Friday, March 13, 2009

The Neuropsychiatry of Paranormal Experiences

A very interesting and geeky look at the neuroscience of "paranormal experience" from The Journal of Neuropsychiatry and Clinical Neurosciences.

Interestingly, at least to me, the very first sentence of the paper acknowledges its flatland view of human consciousness - it's all brain chemistry and electrical impulses. There can't possibly be anything more.

To me this is a sadly unimaginative perspective to hold. I don't know that there is anything called God or not (at least nothing the human mind can truly comprehend), but I have a strong suspicion that there is more to consciousness than electricity and chemicals.

Be that as it may, this is an interesting article.

The Neuropsychiatry of Paranormal Experiences

Michael A. Persinger, Ph.D., C.Psych.

Address correspondence to Dr. Persinger, Clinical Neuroscience Laboratory, Department of Psychology, Laurentian University, Sudbury, Ontario, Canada P3E 2C6. E-mail:

Key Words: Paranormal Experiences


From the perspective of modern neuroscience all behaviors and all experiences are created by the dynamic matrix of chemical and electromagnetic events within the human brain. Paranormal experiences might be considered a subset of these neurogenic processes. Experiences that are labeled as or attributed to paranormal phenomena 1) are frequently dominated by a sensed presence, 2) appear to involve the acquisition of information from distances beyond those normally obtained by the classical senses, and 3) imply distortions in physical time.1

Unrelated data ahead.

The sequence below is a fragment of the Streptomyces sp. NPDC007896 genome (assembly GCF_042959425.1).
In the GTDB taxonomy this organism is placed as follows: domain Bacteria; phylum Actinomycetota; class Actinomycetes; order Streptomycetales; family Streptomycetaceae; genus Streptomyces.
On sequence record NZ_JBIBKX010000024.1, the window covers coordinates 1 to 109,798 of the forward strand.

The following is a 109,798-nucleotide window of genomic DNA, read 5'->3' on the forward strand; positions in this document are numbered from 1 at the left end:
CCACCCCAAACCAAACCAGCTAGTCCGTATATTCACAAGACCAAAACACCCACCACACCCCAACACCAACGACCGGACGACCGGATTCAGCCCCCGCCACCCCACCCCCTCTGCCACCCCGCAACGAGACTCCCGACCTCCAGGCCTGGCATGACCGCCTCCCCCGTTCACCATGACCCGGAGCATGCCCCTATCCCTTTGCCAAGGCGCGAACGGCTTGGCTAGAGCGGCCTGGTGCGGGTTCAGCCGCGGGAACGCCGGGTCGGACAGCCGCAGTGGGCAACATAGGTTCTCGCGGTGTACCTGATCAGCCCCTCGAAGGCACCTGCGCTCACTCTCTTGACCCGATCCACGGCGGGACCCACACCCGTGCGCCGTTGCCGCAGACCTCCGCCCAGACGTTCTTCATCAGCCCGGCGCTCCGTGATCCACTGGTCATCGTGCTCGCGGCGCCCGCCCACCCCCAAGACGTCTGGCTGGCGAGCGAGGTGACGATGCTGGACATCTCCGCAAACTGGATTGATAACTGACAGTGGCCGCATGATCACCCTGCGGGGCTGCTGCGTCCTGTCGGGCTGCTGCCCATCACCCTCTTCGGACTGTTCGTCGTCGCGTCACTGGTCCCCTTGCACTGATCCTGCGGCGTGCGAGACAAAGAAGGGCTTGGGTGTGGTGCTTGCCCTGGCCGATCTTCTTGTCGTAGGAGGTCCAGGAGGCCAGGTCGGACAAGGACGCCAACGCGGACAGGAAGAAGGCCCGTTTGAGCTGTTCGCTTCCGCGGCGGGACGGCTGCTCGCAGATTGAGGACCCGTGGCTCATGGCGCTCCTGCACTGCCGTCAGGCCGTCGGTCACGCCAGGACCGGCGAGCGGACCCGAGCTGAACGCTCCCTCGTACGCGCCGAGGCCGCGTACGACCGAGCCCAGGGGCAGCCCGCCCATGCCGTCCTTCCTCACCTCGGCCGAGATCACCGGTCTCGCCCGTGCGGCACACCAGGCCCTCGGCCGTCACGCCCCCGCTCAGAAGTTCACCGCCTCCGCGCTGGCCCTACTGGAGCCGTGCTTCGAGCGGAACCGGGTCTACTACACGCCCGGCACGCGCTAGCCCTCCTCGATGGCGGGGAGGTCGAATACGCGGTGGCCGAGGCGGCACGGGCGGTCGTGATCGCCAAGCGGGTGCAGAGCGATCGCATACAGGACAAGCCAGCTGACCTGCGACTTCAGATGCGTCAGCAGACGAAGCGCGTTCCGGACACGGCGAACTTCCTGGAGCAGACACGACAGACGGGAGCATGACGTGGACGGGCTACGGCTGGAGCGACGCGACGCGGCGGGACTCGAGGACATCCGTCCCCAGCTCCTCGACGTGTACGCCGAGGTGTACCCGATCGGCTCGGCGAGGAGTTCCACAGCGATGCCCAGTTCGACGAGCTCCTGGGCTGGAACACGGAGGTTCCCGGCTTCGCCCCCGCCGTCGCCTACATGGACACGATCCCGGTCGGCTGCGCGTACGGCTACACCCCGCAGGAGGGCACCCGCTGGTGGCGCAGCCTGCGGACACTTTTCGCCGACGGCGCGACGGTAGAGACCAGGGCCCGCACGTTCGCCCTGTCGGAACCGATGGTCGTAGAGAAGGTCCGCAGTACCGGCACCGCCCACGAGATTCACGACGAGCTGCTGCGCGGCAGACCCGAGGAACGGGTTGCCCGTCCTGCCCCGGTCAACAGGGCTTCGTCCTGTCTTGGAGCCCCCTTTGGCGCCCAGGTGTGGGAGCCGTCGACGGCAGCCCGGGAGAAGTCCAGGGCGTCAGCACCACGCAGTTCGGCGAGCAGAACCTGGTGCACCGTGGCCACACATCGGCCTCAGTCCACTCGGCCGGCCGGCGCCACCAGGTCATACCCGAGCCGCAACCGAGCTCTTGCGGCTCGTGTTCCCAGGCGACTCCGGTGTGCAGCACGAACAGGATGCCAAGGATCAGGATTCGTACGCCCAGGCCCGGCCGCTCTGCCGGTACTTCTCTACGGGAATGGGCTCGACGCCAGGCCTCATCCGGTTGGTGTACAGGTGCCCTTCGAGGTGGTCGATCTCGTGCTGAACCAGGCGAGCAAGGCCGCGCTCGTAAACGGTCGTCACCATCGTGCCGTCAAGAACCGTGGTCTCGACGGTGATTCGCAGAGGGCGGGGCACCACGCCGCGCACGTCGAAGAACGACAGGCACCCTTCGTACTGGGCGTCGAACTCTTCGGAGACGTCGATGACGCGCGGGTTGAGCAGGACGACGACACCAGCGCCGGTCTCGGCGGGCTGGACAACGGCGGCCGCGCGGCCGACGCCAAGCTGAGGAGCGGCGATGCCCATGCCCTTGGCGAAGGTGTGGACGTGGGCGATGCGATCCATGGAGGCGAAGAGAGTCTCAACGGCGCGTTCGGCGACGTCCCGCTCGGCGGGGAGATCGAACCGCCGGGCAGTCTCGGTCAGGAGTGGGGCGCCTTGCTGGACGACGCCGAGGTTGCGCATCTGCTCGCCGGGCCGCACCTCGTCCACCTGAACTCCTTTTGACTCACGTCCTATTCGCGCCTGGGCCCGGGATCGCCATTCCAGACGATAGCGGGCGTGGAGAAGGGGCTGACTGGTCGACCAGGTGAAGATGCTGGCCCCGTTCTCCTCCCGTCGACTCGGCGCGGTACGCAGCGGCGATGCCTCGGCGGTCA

Most paranormal experiences have negative affective themes with emphasis on some aspect of death to others or dissolution of the self. Experiences concerning death or crisis to others are reported to occur predominantly at night, particularly between 2:00 and 4:00 A.M. The sensed presence is also more common during this nocturnal period. We2 have suggested that the hourly incidence of temporal lobe seizures (data collected in the late nineteenth century by W. P. Spratling before medication was available) and the circadian distribution of sensed presences attributed to paranormal sources reflect a shared source of variance within the human brain.

If structure dictates function and microstructure within the brain determines or directs microfunction, then one would expect classes of experiences to be associated with specific regions of the brain or the patterns of activity generated within these areas. Both the occurrence of paranormal experiences and their rates of incidence are associated with specific types of neuronal activity within the temporal lobes. This linkage does not verify the validity of the content of the experiences but simply indicates that specific patterns of activity within the temporal lobes and related structures are associated with the experiences. The sources of the stimuli that evoke the neuroelectrical changes may range from properties intrinsic to chaotic activity, with minimal veridicality, to external information that is processed by mechanisms not known to date.